A COUPLE OF weeks ago, there was talk of possible protests against the big box stores seeking lower assessments in Marquette County. Public shamings! Picket lines! Boycotts!
That talk, while not silent, has died down.
Instead, the anger is now focusing on a petition drive urging legislators to pass laws that would prevent the Michigan Tax Tribunal from taxing open, prosperous stores in the same way they tax closed “dark stores.”
At last count, the SaveMqt, SaveMi website had collected about 500 names. They’re hoping for 3000 by April 15th, tax day, when they’ll present the petition to Governor Snyder’s office.
The problem for the protestors–and for the entire cause–is that this issue is still strangely perceived of as a “Marquette issue.” Other communities in Michigan have been hit by the crippling re-assessments, but nobody it seems, has made much of a stink about it.
Just Marquette County. What’s up with everybody else?
What it took to galvanize the protest here was the announced closing of the Peter White Public Library on Sundays, due to reduced tax revenue. Apparently what you need is a major, tangible cutback in a prized city service that you’ve always taken for granted.
As for the once anticipated protests against local stores seeking re-assessments, the feeling among many now is that the stores aren’t to blame. The taxing policies of the government are.
And why antagonize a business that’s bringing jobs to your community?
The strategy is still unfolding, and may still end up out on the streets and sidewalks. We’ll see.
MEANTIME, STATE REP John Kivela and State Senator Tom Casperson continue working on their bills to close the “dark store” loopholes.
Kivela says they’re hoping to get them introduced in the House and Senate, more or less simultaneously, by mid to late April.
The big question is whether Governor Snyder’s administration will support the bills. Last year he opposed similar legislation, but this year the bills are being drawn up differently, to appease some conservatives.
Kivela’s says he’s getting some indication that while Snyder won’t champion this year’s bills, he may ultimately support them. Talk to the governor’s office, however, and you’ll hear that Snyder’s not publicly taking sides. He’ll decide whether to approve or veto the bills if and when they arrive on his desk.
Casperson and Kivela, by the way, will be holding a town hall meeting here in Marquette on April 9th. It’s safe to say the “dark store” issue will dominate that get-together.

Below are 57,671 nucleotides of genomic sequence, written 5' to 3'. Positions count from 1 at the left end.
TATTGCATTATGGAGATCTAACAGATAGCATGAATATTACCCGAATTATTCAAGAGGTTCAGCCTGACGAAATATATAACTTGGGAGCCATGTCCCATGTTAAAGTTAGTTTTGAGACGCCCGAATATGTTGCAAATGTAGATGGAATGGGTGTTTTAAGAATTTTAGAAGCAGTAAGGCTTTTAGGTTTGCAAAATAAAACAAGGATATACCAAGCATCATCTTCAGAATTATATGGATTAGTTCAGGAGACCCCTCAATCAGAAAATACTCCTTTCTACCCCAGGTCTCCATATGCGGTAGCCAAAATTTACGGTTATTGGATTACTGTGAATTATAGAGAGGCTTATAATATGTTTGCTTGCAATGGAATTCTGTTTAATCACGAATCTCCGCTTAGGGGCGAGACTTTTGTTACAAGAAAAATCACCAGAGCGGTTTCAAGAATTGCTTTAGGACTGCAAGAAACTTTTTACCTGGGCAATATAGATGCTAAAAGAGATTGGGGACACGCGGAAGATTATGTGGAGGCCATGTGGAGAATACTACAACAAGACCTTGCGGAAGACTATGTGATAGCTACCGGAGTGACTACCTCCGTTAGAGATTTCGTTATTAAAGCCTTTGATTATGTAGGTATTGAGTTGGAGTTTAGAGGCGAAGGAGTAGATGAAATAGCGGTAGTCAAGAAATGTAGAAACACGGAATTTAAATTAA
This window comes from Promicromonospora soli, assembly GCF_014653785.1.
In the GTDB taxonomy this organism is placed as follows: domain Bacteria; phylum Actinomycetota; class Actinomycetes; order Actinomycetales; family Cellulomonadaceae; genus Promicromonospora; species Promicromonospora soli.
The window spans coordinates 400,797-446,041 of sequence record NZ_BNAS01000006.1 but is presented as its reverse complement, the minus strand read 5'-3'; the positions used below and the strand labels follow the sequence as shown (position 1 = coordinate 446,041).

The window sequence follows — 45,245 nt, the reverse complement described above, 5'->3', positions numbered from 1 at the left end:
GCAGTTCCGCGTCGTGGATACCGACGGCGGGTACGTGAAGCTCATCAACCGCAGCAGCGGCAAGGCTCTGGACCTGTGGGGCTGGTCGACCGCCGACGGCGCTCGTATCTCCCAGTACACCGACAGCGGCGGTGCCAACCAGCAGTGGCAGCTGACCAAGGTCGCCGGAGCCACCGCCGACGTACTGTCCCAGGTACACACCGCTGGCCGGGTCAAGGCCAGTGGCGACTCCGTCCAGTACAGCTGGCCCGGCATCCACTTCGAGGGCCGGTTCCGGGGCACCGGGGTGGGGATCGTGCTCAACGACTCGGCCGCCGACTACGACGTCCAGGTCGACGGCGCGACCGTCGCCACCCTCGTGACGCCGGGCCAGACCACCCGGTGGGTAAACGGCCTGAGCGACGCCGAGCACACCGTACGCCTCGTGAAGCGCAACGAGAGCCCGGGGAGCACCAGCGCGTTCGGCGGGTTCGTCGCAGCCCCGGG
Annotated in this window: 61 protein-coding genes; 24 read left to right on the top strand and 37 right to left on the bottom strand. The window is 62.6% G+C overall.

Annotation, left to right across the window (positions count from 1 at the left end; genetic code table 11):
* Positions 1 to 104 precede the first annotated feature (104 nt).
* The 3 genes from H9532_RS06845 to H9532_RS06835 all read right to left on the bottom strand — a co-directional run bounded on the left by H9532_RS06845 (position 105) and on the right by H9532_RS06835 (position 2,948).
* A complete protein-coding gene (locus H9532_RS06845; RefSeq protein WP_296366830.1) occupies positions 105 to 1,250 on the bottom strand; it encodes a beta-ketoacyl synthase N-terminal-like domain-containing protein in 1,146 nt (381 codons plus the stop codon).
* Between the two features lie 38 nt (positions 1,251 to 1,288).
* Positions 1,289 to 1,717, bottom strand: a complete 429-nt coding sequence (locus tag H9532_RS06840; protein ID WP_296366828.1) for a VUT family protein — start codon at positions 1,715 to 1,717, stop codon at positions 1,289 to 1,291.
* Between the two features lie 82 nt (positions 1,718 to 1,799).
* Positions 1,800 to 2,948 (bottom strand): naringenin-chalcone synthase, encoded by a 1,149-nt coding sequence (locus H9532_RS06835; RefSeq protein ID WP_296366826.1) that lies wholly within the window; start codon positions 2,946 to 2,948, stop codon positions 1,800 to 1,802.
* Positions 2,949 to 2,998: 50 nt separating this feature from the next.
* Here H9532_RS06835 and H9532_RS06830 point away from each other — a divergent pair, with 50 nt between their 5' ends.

MICHIGAN’S NOT ALONE with its tax re-assessment woes. Take a look next door at Wisconsin.
An investigative report in the Milwaukee Journal Sentinel earlier this month highlighted a practice by numerous stores to aggressively challenge their assessments and win. Repeatedly.
The reporter refers to the stores as “bullies.”
Walgreens, in particular, has been very active in the courts. A quote from the article: “The company and its lawyers have challenged assessments across the state, ultimately suing municipalities 50 times in the past decade.”
That’s a lot of attorneys’ billing hours.
But it’s been worth it to Walgreens. According to the article, Milwaukee has had to settle twice with Walgreens in recent years, paying out a total of $4.5 million. That’s a lot of change, money that otherwise might have gone to city services.
Now, we can argue about tax assessments–what’s fair, what’s not–but the fact is, these are big changes. And they may force us to reconsider what governments can and can’t do for their constituents in the future.
THE MOVE TO get the controversial County Road 595 built picked up steam this week.
The group Stand U.P. opened up its website, 595facts.com. The site provides information about the proposed road and allows visitors to donate to the cause. Stand U.P. is raising funds to help the Road Commission sue the Environmental Protection Agency over its refusal to allow the construction of 595.
Quick background: CR 595 is a north-south route, 21 miles long, through the heart of Marquette County wilderness, that would provide a shortcut for trucks and other motorists. In particular, it would keep the big trucks–logging, mining, whatever–away from Marquette, Negaunee and Ishpeming.
Proponents say it would save mileage for the trucks and wear-and-tear on the roads, it would reduce air pollution, and it would promote safety in the more heavily trafficked towns.
Opponents say it would be an egregious violation of the UP’s prized wilderness.
What makes this case especially interesting is:
1) Stand U.P., which is financing the lawsuit, is a private, non profit group, a 501c4. Donors’ names aren’t disclosed. The money could be coming from anyone. It’s safe to say the bulk of it isn’t coming from $5 contributions or bake sales or lemonade stands. It’s mostly corporate money.
2) CR 595, if it’s ultimately given the okay, will also be built strictly by private money. Not a cent of public funds. The private guarantees (from whom, we don’t know) are already there. That tells you that industry really…really wants this road.
The proposed road, despite the vehement environmental protests, may ultimately be the prudent choice. Maybe the EPA, in its opposition, has overreached.
That’s an argument we can sensibly have.
But what’s disturbing to those of us who value transparency is that private money–BIG private money–can dictate public policy. And do it secretively.
That’s the state of our democracy these days.
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